Moral Combat: Good and Evil in World War II (Hardcover)
"Magnificent. . . . Seldom has a study of the past combined such erudition with such exuberance." —The Guardian
"No-one with an interest in the Second World War should be without this book; and indeed nor should anyone who cares about how our world has come about." —The Daily Telegraph
Pre-eminent WWII historian Michael Burleigh delivers a brilliant new examination of the day-to-day moral crises underpinning the momentous conflicts of the Second World War. A magisterial counterpart to his award-winning and internationally bestselling The Third Reich, winner of the Samuel Johnson prize, Moral Combat offers a unique and riveting look at, in the words of The Times (London), "not just the war planners faced with the prospect of bombing Dresden or the atrocities of the Holocaust, but also the individuals working at the coalface of war, killing or murdering, resisting or collaborating."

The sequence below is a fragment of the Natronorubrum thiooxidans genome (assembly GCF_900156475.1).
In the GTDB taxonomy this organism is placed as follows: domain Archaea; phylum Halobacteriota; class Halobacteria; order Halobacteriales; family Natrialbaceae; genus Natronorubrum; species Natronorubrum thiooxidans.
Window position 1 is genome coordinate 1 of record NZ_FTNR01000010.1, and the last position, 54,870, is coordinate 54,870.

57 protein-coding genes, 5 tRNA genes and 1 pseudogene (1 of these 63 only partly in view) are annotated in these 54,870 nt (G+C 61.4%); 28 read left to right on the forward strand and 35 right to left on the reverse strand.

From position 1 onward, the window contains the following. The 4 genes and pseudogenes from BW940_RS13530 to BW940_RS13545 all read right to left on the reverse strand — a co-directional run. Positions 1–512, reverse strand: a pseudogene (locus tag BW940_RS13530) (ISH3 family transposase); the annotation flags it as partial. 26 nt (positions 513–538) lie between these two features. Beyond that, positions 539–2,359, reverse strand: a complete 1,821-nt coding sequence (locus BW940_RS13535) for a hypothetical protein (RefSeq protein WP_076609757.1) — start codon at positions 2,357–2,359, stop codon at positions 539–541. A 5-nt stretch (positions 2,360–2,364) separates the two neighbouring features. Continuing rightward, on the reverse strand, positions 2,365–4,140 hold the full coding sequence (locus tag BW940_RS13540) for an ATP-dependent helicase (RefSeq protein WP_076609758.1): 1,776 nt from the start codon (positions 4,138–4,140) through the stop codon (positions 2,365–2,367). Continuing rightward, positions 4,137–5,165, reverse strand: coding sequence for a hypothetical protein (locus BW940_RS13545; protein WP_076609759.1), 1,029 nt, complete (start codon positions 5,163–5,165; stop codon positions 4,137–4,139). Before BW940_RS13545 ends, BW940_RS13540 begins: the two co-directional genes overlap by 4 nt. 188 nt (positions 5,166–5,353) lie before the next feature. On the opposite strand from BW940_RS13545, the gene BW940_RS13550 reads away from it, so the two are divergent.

Michael Burleigh is the author of Earthly Powers, Sacred Causes, and The Third Reich: A New History, which won the Samuel Johnson Prize for Nonfiction. He is married and lives in London.
— Timothy Snyder, The Wall Street Journal
“Chilling. . . . A deeply researched and vividly written book.”
— The Cleveland Plain Dealer
“This is a superb work of scholarship with fresh insights on nearly every page that will likely leave the reader asking hard and troubling questions long after finishing it. . . . An exceptionally important book.”
— The Christian Science Monitor
“Burleigh has written a powerful, gripping book that will be essential reading for an understanding of World War II. It is worthy of anyone’s attention who is interested in that war.”
— The Washington Times
“Burleigh serves up an array of new interpretations which is not simply a new overview of the war, but rather an examination of the prevailing moral sentiments of entire societies and their leaderships.”
— The Tucson Citizen
“Michael Burleigh has long been one of our foremost writers on the importance of ethics in history, and in this deeply researched, closely argued and well-written analysis of the moral issues thrown up by the Second World War he has reached the zenith of his career.”
— Andrew Roberts, National Review